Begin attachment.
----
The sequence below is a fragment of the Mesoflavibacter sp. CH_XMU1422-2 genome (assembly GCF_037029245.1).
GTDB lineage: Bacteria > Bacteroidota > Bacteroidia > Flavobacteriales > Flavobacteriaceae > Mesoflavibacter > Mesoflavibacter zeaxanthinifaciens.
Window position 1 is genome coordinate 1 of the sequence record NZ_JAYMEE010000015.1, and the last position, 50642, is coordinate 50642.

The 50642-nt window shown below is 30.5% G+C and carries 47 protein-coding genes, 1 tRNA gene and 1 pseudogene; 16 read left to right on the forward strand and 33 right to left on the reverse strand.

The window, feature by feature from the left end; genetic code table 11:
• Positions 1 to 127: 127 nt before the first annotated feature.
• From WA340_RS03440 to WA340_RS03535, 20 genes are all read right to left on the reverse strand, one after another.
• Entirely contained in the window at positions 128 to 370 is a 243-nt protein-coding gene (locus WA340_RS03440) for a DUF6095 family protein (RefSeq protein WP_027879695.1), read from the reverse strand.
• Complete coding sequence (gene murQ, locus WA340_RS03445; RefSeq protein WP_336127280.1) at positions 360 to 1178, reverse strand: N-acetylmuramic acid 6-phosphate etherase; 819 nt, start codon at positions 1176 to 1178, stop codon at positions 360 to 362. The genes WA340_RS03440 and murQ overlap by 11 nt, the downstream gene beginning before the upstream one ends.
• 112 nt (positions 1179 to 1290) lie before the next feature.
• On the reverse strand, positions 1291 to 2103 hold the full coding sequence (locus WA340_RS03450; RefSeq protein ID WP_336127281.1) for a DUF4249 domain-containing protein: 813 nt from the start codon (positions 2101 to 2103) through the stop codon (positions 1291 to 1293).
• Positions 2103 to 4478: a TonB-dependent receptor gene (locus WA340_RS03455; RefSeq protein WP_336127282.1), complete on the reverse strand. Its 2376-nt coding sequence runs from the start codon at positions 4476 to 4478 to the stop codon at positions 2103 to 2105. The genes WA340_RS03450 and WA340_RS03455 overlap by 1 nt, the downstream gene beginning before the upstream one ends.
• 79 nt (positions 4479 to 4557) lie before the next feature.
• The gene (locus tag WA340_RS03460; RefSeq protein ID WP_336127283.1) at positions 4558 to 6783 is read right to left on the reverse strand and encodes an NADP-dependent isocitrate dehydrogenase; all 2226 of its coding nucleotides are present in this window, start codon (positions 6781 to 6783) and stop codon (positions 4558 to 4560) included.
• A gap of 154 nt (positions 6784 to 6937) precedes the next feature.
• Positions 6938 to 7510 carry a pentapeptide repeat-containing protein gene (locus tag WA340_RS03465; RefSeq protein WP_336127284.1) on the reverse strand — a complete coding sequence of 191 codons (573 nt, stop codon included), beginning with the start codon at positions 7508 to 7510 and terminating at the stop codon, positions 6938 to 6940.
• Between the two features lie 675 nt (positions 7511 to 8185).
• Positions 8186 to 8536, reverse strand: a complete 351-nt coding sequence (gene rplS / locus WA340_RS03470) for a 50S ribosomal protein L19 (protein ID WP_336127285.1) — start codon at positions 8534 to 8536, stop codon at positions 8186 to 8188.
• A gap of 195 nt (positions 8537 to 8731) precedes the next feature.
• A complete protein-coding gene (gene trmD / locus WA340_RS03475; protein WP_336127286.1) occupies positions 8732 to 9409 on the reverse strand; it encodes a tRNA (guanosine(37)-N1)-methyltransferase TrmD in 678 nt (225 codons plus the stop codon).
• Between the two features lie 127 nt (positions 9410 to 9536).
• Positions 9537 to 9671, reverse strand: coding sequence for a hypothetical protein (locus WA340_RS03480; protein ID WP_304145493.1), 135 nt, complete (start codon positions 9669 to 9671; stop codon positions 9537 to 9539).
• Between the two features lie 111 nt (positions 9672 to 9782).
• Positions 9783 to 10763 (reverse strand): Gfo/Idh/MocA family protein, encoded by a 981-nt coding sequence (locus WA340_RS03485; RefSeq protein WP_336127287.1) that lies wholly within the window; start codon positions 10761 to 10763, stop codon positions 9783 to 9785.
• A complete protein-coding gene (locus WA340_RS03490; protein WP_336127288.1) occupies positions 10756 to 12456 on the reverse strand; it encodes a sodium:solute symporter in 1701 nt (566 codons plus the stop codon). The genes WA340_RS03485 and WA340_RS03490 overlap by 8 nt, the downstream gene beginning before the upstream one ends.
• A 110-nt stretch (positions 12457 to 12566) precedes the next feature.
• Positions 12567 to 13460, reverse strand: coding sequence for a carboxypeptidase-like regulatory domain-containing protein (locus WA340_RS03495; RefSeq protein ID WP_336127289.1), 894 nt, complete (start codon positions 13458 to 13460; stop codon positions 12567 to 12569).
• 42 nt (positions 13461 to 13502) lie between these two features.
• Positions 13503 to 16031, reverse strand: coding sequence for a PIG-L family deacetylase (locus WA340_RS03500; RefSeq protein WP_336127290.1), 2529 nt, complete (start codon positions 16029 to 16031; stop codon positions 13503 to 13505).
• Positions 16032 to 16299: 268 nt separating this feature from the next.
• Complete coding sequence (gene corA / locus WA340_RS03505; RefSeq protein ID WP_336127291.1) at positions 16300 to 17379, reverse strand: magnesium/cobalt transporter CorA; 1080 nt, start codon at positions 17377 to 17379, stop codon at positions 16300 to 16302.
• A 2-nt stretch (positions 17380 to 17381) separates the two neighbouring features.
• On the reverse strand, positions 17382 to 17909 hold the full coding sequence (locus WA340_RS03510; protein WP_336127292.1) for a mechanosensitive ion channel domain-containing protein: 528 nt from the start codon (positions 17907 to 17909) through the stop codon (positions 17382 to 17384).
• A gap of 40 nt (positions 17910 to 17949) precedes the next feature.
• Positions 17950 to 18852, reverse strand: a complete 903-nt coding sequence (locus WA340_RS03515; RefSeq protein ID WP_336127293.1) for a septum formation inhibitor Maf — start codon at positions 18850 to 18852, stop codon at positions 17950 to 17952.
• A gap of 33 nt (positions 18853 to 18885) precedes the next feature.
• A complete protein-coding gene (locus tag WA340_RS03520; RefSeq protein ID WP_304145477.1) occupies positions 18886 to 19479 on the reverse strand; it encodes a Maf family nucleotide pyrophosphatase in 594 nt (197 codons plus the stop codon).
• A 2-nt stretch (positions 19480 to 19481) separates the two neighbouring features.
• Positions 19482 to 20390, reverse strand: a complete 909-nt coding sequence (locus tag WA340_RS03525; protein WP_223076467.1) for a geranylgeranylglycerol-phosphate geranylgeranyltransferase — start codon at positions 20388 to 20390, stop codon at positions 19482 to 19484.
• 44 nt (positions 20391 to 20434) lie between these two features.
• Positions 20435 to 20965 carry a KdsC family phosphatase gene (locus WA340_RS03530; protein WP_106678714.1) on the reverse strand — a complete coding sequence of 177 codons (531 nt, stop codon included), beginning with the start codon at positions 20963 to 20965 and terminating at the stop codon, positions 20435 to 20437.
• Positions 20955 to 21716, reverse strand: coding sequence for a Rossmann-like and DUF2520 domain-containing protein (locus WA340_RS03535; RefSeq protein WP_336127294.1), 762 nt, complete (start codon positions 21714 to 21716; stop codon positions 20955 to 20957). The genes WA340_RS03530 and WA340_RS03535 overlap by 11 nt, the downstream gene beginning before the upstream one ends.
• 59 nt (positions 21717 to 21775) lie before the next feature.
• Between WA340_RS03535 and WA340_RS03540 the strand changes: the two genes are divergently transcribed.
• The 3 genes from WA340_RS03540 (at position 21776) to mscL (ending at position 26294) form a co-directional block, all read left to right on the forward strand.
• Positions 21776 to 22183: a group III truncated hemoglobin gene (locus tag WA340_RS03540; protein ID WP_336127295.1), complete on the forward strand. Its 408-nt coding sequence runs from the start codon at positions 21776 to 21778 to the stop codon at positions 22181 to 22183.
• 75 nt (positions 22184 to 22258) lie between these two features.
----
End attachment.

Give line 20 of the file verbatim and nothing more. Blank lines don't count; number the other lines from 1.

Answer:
• A complete protein-coding gene (gene trmD / locus WA340_RS03475; protein WP_336127286.1) occupies positions 8732 to 9409 on the reverse strand; it encodes a tRNA (guanosine(37)-N1)-methyltransferase TrmD in 678 nt (225 codons plus the stop codon).